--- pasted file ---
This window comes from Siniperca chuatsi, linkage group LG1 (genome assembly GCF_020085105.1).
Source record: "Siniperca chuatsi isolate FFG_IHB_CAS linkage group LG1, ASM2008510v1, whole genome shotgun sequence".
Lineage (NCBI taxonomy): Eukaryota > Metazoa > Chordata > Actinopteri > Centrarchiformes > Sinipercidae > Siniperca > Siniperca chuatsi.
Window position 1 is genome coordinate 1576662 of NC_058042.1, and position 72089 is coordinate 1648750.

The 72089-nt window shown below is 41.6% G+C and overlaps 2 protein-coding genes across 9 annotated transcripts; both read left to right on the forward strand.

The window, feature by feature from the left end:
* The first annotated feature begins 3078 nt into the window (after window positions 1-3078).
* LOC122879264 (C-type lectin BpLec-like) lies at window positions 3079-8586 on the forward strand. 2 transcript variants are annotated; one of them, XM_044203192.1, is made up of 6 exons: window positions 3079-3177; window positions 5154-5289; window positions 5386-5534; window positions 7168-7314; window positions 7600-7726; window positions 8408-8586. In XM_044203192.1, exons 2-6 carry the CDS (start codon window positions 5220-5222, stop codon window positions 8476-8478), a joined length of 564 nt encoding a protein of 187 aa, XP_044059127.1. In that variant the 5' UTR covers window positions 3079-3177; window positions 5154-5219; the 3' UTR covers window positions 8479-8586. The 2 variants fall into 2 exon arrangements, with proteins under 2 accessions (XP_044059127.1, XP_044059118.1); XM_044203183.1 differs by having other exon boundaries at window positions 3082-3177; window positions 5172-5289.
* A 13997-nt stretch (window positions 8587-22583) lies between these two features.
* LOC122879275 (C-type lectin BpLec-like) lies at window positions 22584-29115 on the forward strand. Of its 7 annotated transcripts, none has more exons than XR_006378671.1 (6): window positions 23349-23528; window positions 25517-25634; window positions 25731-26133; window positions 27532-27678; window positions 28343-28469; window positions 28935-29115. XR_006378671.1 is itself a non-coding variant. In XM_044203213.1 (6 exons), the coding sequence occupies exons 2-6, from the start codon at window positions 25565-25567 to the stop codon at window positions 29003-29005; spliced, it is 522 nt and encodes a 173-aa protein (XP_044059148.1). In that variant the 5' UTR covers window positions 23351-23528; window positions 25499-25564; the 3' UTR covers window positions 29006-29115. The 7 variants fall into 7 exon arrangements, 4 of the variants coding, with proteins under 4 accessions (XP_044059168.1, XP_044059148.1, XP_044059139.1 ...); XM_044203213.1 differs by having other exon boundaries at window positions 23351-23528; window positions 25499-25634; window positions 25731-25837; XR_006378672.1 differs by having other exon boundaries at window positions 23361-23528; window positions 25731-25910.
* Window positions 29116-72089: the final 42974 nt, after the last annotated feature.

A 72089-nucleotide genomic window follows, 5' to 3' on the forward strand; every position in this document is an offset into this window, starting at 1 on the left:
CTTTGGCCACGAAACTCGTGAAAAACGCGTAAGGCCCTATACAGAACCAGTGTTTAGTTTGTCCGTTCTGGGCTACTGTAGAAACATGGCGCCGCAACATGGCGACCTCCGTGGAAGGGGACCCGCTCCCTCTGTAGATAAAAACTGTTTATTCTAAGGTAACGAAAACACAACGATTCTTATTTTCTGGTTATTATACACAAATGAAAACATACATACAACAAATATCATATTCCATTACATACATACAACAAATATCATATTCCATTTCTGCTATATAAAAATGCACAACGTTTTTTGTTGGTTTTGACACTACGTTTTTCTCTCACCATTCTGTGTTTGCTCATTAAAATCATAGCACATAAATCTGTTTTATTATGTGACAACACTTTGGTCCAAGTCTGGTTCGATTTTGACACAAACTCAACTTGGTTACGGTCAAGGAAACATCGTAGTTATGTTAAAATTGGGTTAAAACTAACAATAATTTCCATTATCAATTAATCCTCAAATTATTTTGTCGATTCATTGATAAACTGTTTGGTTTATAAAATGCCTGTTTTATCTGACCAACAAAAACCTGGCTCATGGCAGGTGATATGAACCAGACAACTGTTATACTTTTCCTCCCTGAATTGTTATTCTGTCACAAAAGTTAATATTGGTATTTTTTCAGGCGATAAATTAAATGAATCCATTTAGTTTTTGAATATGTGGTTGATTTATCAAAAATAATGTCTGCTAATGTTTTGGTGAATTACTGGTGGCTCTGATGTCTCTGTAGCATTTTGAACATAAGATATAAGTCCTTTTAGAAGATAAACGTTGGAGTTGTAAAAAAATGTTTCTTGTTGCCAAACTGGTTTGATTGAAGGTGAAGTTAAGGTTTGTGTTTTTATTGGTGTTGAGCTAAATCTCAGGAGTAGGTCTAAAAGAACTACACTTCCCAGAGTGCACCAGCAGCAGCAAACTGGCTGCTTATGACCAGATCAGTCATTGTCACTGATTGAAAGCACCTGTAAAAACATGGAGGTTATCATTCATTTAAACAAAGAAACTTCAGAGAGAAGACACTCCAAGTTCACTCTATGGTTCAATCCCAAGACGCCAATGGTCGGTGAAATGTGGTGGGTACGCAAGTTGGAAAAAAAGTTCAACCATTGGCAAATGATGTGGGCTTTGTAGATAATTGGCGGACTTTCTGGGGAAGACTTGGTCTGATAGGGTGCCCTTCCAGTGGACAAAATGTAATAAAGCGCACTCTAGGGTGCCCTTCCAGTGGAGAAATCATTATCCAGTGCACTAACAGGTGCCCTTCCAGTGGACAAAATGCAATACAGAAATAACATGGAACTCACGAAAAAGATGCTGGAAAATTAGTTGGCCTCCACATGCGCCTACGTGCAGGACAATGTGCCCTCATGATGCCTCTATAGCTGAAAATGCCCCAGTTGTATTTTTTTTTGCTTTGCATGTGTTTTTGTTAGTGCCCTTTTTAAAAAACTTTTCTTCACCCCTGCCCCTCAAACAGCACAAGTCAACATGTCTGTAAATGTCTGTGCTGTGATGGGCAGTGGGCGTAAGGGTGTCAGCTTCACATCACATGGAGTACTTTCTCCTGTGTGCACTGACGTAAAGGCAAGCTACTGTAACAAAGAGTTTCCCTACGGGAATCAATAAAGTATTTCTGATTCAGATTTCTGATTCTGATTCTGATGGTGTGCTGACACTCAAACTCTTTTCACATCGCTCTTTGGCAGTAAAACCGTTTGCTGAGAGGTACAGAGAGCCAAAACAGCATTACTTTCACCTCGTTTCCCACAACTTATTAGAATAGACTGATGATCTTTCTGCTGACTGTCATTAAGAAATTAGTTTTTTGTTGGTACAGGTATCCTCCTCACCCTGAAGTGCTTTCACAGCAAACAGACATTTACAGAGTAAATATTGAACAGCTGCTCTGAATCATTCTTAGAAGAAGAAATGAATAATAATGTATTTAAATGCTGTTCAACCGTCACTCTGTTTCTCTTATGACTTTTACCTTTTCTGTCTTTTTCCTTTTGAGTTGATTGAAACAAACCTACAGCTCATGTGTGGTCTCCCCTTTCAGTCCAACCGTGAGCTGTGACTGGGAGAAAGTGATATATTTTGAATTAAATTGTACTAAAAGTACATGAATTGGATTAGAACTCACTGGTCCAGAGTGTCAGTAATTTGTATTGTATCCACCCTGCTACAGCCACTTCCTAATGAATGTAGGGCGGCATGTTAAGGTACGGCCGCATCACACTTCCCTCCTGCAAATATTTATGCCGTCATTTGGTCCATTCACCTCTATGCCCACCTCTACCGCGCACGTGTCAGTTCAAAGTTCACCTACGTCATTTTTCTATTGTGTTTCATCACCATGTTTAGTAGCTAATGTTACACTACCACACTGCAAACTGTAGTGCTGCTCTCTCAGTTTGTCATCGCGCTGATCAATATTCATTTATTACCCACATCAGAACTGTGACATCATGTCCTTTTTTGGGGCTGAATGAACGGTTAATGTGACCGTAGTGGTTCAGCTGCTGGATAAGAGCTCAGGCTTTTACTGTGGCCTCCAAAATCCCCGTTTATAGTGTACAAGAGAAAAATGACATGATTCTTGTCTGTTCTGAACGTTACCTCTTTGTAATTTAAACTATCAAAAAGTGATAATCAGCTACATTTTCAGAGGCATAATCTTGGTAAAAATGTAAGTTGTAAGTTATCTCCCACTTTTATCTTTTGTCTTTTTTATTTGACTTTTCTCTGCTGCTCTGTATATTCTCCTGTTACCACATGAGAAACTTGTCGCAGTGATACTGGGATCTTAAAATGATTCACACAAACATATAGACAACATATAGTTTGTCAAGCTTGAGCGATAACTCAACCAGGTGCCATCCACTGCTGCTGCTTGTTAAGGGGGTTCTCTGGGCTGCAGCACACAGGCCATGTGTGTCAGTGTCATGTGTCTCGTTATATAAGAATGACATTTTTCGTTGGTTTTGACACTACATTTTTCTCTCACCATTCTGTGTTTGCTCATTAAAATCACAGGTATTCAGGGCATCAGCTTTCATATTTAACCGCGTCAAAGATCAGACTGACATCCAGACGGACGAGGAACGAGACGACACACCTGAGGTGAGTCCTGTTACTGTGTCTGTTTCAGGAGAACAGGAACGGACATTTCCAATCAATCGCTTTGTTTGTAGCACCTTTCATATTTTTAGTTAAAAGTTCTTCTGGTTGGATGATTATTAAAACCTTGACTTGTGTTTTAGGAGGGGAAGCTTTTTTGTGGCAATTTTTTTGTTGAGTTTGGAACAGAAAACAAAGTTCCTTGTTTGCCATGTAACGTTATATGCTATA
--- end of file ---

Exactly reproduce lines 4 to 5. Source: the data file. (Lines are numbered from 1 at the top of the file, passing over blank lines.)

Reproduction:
Window position 1 is genome coordinate 1576662 of NC_058042.1, and position 72089 is coordinate 1648750.

The 72089-nt window shown below is 41.6% G+C and overlaps 2 protein-coding genes across 9 annotated transcripts; both read left to right on the forward strand.